Napolean Hill once said, “First comes thought; then organization of that thought, into ideas and plans; then transformation of those plans into reality. The beginning, as you will observe, is in your imagination.”

He could not have been more correct! All of us start our entrepreneurial journeys with that Aha moment of getting a brilliant idea that we believe will help the world or at least some percentage of it. But often getting that idea is the easiest part. The hardest is shaping that idea into a reality and a successful reality at that one.

This blog focuses on the most common problems that entrepreneurs (especially first timers) underestimated when starting a new business. For some of these problems, we will also be doing more detailed blogs with the best solutions. So stay tuned for that.

1. How to get your dream team?

Getting the right team can really make or break your idea, but how do you get your dream team? Should you hire all the best people in a field or people whose vision is in sync with yours or who are really passionate about what you are doing? Should it be young people who will bring in a lot of youthful energy and creativity or people with more experience who can bring in their wisdom?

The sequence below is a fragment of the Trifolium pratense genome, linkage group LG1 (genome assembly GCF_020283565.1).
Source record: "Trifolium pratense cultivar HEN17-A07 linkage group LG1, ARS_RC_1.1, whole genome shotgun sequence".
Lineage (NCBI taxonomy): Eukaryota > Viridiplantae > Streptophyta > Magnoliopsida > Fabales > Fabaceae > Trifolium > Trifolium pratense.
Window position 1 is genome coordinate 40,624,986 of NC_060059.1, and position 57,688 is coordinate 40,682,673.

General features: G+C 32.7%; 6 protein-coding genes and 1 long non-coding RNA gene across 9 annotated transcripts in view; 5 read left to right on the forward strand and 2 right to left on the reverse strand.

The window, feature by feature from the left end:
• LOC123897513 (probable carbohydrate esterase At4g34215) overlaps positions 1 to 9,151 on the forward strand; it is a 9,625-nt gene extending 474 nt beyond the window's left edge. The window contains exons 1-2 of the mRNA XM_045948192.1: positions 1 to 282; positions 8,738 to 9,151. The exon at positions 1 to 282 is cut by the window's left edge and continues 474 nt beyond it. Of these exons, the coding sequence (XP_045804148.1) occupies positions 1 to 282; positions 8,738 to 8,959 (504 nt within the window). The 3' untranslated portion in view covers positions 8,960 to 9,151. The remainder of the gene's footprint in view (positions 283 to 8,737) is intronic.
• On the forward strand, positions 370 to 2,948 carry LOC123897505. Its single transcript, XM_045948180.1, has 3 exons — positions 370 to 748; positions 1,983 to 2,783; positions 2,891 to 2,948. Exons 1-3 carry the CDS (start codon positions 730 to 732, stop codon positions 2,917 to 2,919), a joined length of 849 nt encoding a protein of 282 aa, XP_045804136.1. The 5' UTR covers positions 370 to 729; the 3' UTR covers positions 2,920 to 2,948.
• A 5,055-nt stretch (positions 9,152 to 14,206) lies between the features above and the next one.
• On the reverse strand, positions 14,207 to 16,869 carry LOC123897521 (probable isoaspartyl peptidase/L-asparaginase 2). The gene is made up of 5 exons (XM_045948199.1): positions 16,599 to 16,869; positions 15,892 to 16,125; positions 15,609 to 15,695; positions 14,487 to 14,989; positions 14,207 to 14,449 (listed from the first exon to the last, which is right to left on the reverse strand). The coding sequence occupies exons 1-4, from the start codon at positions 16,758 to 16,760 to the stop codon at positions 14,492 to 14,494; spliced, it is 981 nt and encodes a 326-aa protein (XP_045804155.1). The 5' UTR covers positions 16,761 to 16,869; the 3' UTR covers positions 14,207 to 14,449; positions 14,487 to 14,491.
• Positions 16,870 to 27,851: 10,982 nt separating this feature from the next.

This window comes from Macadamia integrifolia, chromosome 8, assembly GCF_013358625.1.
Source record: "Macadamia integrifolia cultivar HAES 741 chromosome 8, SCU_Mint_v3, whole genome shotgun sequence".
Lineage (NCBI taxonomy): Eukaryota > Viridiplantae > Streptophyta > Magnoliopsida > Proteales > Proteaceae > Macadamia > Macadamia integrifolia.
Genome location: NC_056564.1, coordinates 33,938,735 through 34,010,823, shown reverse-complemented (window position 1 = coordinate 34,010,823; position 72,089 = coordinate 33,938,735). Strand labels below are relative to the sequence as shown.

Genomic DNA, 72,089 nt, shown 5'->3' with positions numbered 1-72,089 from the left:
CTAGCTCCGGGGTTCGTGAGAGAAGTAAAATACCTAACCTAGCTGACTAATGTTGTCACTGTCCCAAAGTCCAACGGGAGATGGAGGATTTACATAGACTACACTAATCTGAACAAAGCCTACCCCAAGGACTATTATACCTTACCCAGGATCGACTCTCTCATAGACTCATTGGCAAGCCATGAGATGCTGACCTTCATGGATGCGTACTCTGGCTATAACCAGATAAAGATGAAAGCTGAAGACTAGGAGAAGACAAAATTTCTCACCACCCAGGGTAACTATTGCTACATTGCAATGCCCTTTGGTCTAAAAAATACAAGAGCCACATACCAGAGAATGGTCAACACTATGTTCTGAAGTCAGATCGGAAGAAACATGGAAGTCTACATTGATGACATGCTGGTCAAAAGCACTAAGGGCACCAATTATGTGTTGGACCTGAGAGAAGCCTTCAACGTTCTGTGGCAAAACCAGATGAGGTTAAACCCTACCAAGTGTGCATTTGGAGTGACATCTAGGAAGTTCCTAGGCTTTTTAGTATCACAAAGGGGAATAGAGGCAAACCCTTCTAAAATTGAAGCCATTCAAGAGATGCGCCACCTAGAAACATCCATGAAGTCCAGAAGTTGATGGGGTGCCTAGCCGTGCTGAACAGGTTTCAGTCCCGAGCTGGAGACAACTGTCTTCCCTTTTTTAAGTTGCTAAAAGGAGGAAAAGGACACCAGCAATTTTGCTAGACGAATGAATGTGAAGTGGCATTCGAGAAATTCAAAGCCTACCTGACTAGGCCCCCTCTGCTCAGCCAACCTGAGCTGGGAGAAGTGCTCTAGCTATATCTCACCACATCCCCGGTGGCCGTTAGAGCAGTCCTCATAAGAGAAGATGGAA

So what’s the answer?

There is probably no perfect recipe for this problem. But here’s our two cents basis our experience.

Of course, it is a given to look at hard skills required for the role in a candidate. There will be so many aspects of your business for which you will need people who really know their s***. But two most important soft skills that you would need in your teammates are:

First & foremost, get people who share a common vision with you and with each other. You could get the best in all fields for your startup, but if they don’t get along well or each have their own vision, then it will be too many cooks spoiling the dish.

Secondly, people who are flexible. Startups have one of the most dynamic work environment, so you need someone who can adapt to this ever changing environment, handle challenges without getting too flustered. You will be dealing with a crazy attrition rate otherwise.